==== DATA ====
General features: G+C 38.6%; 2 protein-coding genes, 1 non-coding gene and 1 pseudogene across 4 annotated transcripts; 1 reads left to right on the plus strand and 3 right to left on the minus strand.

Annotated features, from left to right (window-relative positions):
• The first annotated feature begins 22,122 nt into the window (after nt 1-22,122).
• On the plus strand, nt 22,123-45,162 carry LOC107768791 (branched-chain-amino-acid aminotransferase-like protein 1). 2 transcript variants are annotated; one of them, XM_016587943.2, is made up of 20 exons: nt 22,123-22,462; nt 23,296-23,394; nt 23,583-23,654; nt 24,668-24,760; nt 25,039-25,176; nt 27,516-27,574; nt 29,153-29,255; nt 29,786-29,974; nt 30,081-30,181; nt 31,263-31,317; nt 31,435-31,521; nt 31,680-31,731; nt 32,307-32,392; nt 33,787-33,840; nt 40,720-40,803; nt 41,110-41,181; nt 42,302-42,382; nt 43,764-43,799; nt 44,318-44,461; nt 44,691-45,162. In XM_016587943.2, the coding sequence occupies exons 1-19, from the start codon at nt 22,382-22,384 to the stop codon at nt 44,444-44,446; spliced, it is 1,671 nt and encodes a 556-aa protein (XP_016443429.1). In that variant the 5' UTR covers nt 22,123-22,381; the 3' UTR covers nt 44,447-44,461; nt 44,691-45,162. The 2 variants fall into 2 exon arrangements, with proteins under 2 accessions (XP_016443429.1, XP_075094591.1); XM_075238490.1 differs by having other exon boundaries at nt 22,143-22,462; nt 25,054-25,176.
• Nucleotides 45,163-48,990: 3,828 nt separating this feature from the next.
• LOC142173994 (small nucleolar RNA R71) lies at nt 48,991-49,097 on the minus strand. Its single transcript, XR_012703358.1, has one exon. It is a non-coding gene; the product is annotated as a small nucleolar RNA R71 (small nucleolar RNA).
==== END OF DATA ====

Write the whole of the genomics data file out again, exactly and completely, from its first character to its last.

General features: G+C 38.6%; 2 protein-coding genes, 1 non-coding gene and 1 pseudogene across 4 annotated transcripts; 1 reads left to right on the plus strand and 3 right to left on the minus strand.

Annotated features, from left to right (window-relative positions):
• The first annotated feature begins 22,122 nt into the window (after nt 1-22,122).
• On the plus strand, nt 22,123-45,162 carry LOC107768791 (branched-chain-amino-acid aminotransferase-like protein 1). 2 transcript variants are annotated; one of them, XM_016587943.2, is made up of 20 exons: nt 22,123-22,462; nt 23,296-23,394; nt 23,583-23,654; nt 24,668-24,760; nt 25,039-25,176; nt 27,516-27,574; nt 29,153-29,255; nt 29,786-29,974; nt 30,081-30,181; nt 31,263-31,317; nt 31,435-31,521; nt 31,680-31,731; nt 32,307-32,392; nt 33,787-33,840; nt 40,720-40,803; nt 41,110-41,181; nt 42,302-42,382; nt 43,764-43,799; nt 44,318-44,461; nt 44,691-45,162. In XM_016587943.2, the coding sequence occupies exons 1-19, from the start codon at nt 22,382-22,384 to the stop codon at nt 44,444-44,446; spliced, it is 1,671 nt and encodes a 556-aa protein (XP_016443429.1). In that variant the 5' UTR covers nt 22,123-22,381; the 3' UTR covers nt 44,447-44,461; nt 44,691-45,162. The 2 variants fall into 2 exon arrangements, with proteins under 2 accessions (XP_016443429.1, XP_075094591.1); XM_075238490.1 differs by having other exon boundaries at nt 22,143-22,462; nt 25,054-25,176.
• Nucleotides 45,163-48,990: 3,828 nt separating this feature from the next.
• LOC142173994 (small nucleolar RNA R71) lies at nt 48,991-49,097 on the minus strand. Its single transcript, XR_012703358.1, has one exon. It is a non-coding gene; the product is annotated as a small nucleolar RNA R71 (small nucleolar RNA).